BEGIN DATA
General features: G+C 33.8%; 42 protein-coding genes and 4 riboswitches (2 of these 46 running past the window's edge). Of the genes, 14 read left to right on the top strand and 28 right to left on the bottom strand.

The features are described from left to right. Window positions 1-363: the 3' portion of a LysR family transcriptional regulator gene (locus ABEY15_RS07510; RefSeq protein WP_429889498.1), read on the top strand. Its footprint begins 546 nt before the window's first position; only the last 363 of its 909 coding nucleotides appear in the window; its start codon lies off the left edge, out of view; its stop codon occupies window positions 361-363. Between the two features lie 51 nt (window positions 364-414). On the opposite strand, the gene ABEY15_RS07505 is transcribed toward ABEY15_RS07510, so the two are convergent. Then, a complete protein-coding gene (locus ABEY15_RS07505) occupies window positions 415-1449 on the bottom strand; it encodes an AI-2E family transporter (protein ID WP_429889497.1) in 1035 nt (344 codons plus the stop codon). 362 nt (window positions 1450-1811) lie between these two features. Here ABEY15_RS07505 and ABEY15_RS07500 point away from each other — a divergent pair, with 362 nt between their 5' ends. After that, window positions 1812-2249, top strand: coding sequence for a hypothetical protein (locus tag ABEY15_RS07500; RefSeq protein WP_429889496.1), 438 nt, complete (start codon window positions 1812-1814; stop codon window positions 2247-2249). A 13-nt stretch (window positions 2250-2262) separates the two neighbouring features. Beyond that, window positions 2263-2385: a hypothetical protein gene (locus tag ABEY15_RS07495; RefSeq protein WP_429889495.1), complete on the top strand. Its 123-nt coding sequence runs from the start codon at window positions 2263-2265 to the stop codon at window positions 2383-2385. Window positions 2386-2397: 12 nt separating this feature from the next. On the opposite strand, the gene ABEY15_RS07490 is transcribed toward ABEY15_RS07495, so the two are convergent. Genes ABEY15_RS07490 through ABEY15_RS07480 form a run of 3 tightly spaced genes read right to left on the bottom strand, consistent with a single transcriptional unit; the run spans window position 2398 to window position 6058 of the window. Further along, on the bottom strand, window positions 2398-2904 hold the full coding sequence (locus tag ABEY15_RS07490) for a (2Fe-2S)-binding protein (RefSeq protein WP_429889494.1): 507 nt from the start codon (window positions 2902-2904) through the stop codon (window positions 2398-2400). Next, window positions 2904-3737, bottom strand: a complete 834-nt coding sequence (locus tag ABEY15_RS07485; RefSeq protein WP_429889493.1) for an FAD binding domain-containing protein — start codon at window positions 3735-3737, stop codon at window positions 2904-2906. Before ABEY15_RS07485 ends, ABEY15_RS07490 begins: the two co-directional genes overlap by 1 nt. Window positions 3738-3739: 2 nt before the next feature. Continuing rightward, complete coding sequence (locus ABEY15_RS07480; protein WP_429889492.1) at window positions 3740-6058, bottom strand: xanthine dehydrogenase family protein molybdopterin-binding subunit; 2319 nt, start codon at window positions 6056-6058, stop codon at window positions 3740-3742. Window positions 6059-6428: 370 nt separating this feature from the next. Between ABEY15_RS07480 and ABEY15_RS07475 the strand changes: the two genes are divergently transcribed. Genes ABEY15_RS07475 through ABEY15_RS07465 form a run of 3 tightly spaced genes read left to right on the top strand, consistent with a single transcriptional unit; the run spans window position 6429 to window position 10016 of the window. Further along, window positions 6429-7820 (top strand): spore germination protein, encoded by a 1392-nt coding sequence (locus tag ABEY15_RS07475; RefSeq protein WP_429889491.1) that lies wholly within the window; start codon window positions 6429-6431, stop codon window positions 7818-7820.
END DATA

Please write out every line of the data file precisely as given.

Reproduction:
General features: G+C 33.8%; 42 protein-coding genes and 4 riboswitches (2 of these 46 running past the window's edge). Of the genes, 14 read left to right on the top strand and 28 right to left on the bottom strand.

The features are described from left to right. Window positions 1-363: the 3' portion of a LysR family transcriptional regulator gene (locus ABEY15_RS07510; RefSeq protein WP_429889498.1), read on the top strand. Its footprint begins 546 nt before the window's first position; only the last 363 of its 909 coding nucleotides appear in the window; its start codon lies off the left edge, out of view; its stop codon occupies window positions 361-363. Between the two features lie 51 nt (window positions 364-414). On the opposite strand, the gene ABEY15_RS07505 is transcribed toward ABEY15_RS07510, so the two are convergent. Then, a complete protein-coding gene (locus ABEY15_RS07505) occupies window positions 415-1449 on the bottom strand; it encodes an AI-2E family transporter (protein ID WP_429889497.1) in 1035 nt (344 codons plus the stop codon). 362 nt (window positions 1450-1811) lie between these two features. Here ABEY15_RS07505 and ABEY15_RS07500 point away from each other — a divergent pair, with 362 nt between their 5' ends. After that, window positions 1812-2249, top strand: coding sequence for a hypothetical protein (locus tag ABEY15_RS07500; RefSeq protein WP_429889496.1), 438 nt, complete (start codon window positions 1812-1814; stop codon window positions 2247-2249). A 13-nt stretch (window positions 2250-2262) separates the two neighbouring features. Beyond that, window positions 2263-2385: a hypothetical protein gene (locus tag ABEY15_RS07495; RefSeq protein WP_429889495.1), complete on the top strand. Its 123-nt coding sequence runs from the start codon at window positions 2263-2265 to the stop codon at window positions 2383-2385. Window positions 2386-2397: 12 nt separating this feature from the next. On the opposite strand, the gene ABEY15_RS07490 is transcribed toward ABEY15_RS07495, so the two are convergent. Genes ABEY15_RS07490 through ABEY15_RS07480 form a run of 3 tightly spaced genes read right to left on the bottom strand, consistent with a single transcriptional unit; the run spans window position 2398 to window position 6058 of the window. Further along, on the bottom strand, window positions 2398-2904 hold the full coding sequence (locus tag ABEY15_RS07490) for a (2Fe-2S)-binding protein (RefSeq protein WP_429889494.1): 507 nt from the start codon (window positions 2902-2904) through the stop codon (window positions 2398-2400). Next, window positions 2904-3737, bottom strand: a complete 834-nt coding sequence (locus tag ABEY15_RS07485; RefSeq protein WP_429889493.1) for an FAD binding domain-containing protein — start codon at window positions 3735-3737, stop codon at window positions 2904-2906. Before ABEY15_RS07485 ends, ABEY15_RS07490 begins: the two co-directional genes overlap by 1 nt. Window positions 3738-3739: 2 nt before the next feature. Continuing rightward, complete coding sequence (locus ABEY15_RS07480; protein WP_429889492.1) at window positions 3740-6058, bottom strand: xanthine dehydrogenase family protein molybdopterin-binding subunit; 2319 nt, start codon at window positions 6056-6058, stop codon at window positions 3740-3742. Window positions 6059-6428: 370 nt separating this feature from the next. Between ABEY15_RS07480 and ABEY15_RS07475 the strand changes: the two genes are divergently transcribed. Genes ABEY15_RS07475 through ABEY15_RS07465 form a run of 3 tightly spaced genes read left to right on the top strand, consistent with a single transcriptional unit; the run spans window position 6429 to window position 10016 of the window. Further along, window positions 6429-7820 (top strand): spore germination protein, encoded by a 1392-nt coding sequence (locus tag ABEY15_RS07475; RefSeq protein WP_429889491.1) that lies wholly within the window; start codon window positions 6429-6431, stop codon window positions 7818-7820.